Which Seats Should You Avoid on Planes

September 5, 2016 by · Leave a Comment 

For some, it’s the middle seat. For others, it’s any seat anywhere near the lavatory. For others, it’s aisle seats or the seats in front of the exit row.

Which are the best seats on planes you can get?Which seats should you try to avoid, or which ones should you try to get? SmarterTravel.com gave a few pointers on how to identify some of the least-desirable seats on every plane.

Let’s start with one area of seating that most passengers seem to covet: the bulkhead rows. While these do offer more legroom, you’re missing an important storage area: under the seat in front of you. That means you must stow your personal items in the overhead bin. If you board early enough, that’s not a problem. But if the bin space above your seat is already full, your carry-on could end up in a completely different section of the plane.

Seats that don’t recline are hard to identify on the online chart, but here are a few general rules about their possible location:

  • The row in front of the exit row
  • The row in front of the bathroom
  • The row in front of the galley
  • The last row of any section

In addition to not reclining, there’s also a lot of passenger and crew traffic around these seats, especially by the lavatory.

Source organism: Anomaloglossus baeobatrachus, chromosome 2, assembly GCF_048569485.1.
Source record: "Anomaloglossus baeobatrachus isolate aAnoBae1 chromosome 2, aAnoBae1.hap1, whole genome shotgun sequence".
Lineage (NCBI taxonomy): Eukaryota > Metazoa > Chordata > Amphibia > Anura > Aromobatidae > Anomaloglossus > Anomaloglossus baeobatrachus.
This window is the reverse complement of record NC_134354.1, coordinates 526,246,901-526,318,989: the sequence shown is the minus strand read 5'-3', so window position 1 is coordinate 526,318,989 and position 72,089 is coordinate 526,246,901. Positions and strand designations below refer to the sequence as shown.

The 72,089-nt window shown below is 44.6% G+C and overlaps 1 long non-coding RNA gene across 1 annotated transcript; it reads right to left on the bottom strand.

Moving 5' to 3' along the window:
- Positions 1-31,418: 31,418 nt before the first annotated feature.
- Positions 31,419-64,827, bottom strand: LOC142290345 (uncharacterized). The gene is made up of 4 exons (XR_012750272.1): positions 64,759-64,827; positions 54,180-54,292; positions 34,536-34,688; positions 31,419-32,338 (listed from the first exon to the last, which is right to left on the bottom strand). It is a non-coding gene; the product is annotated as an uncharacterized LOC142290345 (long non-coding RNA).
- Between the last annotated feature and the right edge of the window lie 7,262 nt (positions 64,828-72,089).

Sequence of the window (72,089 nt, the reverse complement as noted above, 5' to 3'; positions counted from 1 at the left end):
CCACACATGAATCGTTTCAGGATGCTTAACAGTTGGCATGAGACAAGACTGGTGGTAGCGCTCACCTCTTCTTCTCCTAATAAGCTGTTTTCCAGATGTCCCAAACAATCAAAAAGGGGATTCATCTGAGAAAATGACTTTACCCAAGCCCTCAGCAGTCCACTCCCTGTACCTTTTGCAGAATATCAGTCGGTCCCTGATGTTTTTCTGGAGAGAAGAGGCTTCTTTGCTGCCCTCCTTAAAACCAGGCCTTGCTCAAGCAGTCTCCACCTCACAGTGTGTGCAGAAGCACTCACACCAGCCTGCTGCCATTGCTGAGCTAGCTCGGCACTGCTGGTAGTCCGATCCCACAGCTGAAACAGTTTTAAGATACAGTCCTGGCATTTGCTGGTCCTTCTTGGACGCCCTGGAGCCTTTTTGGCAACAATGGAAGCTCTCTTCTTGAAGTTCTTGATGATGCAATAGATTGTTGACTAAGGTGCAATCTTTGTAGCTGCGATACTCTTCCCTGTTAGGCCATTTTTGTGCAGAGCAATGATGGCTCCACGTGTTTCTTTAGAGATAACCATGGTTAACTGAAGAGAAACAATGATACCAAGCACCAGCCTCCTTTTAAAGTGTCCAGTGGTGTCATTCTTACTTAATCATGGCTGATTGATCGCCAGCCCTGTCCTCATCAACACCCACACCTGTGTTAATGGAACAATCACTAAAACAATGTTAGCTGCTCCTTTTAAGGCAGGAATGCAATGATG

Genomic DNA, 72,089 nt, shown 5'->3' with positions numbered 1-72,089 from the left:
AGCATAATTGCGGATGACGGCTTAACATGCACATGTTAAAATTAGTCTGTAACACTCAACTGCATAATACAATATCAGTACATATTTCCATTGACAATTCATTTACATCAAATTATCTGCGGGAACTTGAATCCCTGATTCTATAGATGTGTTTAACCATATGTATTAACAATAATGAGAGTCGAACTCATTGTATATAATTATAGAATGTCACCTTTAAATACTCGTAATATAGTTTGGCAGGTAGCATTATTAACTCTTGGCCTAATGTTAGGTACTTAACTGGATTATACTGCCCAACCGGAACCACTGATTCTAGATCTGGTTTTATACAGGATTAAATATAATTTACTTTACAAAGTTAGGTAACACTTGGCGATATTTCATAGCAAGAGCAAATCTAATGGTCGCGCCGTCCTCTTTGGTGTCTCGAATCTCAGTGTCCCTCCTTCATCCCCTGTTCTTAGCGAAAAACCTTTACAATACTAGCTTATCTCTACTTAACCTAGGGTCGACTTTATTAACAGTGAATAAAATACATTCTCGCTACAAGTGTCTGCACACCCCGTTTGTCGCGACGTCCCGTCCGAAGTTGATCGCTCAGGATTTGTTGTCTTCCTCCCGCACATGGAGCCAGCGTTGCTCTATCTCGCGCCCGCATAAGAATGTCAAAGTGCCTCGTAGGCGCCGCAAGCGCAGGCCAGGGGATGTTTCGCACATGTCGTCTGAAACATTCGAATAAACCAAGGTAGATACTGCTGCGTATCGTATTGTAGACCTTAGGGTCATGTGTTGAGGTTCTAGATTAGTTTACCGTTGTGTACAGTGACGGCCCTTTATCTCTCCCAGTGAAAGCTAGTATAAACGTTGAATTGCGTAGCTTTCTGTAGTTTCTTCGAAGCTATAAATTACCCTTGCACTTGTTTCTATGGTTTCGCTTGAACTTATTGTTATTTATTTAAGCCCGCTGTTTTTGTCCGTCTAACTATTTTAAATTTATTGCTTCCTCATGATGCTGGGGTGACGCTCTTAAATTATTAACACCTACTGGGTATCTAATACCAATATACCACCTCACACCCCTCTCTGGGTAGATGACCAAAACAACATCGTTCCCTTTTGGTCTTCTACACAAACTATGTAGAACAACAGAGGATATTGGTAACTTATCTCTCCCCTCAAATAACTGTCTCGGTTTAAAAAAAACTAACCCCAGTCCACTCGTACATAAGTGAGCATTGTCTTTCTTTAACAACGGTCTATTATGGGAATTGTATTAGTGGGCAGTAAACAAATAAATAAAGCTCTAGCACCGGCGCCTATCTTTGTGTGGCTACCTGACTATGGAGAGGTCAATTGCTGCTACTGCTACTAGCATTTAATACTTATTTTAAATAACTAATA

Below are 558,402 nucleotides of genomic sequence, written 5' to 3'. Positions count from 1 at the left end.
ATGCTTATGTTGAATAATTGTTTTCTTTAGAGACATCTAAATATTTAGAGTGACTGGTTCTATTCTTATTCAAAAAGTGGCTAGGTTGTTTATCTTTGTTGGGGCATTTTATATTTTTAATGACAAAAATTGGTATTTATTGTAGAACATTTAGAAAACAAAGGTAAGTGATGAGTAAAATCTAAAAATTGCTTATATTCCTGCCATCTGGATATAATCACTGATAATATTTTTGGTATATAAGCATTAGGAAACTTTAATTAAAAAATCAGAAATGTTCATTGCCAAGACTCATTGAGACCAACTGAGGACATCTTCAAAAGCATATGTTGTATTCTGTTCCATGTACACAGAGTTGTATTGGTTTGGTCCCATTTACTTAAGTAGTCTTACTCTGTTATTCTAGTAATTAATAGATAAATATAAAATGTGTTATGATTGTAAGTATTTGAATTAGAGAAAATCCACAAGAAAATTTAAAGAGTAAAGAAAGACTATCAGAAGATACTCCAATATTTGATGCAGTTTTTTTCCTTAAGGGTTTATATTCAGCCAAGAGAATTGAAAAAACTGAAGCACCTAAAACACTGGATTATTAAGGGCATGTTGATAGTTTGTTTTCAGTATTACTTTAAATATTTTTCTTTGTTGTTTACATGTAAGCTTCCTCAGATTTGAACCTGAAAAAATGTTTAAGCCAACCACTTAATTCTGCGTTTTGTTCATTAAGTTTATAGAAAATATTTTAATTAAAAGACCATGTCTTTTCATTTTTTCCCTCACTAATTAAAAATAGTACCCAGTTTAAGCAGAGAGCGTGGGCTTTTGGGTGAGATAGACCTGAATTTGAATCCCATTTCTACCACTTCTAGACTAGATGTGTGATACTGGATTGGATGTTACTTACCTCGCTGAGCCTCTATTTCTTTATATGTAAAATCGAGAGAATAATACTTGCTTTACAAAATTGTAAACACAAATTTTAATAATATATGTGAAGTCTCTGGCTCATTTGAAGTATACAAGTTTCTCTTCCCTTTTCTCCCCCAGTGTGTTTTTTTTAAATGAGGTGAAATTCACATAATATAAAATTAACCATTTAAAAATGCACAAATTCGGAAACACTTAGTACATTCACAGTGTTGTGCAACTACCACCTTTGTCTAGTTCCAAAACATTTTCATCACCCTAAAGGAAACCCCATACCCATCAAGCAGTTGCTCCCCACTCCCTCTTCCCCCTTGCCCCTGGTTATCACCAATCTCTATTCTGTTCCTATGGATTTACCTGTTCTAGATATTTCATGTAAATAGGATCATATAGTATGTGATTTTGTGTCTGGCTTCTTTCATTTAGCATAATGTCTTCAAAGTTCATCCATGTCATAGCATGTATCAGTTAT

A lot of people never want the middle seat for any number of reasons. You’re sandwiched between your fellow passengers, and you don’t have anywhere to rest your arms. (Although airplane etiquette says the middle seat person gets the arm rests, since the window and aisle seat people already have an arm rest.)

A few of the lesser-known offenders include the misaligned window seat that gives you ambient light without being able to control the amount because the seats sit between the windows.

The tapered window seat affords you a view and even a little extra space between the seat and the wall of the plane, usually because there’s no middle seat. And you might think that space is useful for stowing your personal items. But beware the traveler behind you who decides to claim it as their own extra leg room, especially if they take their shoes off.

What are your least favorite seats on the plane? Which ones do you avoid? Which ones do you try to get first? Tell us about it in the comments below, on our Facebook page, or in our Twitter stream.

Photo credit: camknows (Flickr, Creative Commons)

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Matt Sill

Matt Sill is the Marketing Product Manager for Travelpro Products, creators of the original Rollaboard luggage, carry-on luggage, and suitcases.

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